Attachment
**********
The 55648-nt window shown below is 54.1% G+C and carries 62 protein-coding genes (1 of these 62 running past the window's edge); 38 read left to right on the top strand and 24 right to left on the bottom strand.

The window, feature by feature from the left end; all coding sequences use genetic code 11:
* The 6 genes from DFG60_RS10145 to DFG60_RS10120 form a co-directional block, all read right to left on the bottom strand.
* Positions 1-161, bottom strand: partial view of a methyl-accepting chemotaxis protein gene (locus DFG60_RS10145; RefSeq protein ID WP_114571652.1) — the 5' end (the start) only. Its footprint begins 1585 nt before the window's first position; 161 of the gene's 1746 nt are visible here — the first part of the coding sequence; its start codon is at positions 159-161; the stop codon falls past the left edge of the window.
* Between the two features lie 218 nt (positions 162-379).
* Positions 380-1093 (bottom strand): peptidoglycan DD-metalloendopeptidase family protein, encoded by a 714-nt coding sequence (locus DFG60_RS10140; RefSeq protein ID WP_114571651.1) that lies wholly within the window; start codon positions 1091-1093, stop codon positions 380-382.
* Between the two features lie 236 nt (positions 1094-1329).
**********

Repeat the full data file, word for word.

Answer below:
The 55648-nt window shown below is 54.1% G+C and carries 62 protein-coding genes (1 of these 62 running past the window's edge); 38 read left to right on the top strand and 24 right to left on the bottom strand.

The window, feature by feature from the left end; all coding sequences use genetic code 11:
* The 6 genes from DFG60_RS10145 to DFG60_RS10120 form a co-directional block, all read right to left on the bottom strand.
* Positions 1-161, bottom strand: partial view of a methyl-accepting chemotaxis protein gene (locus DFG60_RS10145; RefSeq protein ID WP_114571652.1) — the 5' end (the start) only. Its footprint begins 1585 nt before the window's first position; 161 of the gene's 1746 nt are visible here — the first part of the coding sequence; its start codon is at positions 159-161; the stop codon falls past the left edge of the window.
* Between the two features lie 218 nt (positions 162-379).
* Positions 380-1093 (bottom strand): peptidoglycan DD-metalloendopeptidase family protein, encoded by a 714-nt coding sequence (locus DFG60_RS10140; RefSeq protein ID WP_114571651.1) that lies wholly within the window; start codon positions 1091-1093, stop codon positions 380-382.
* Between the two features lie 236 nt (positions 1094-1329).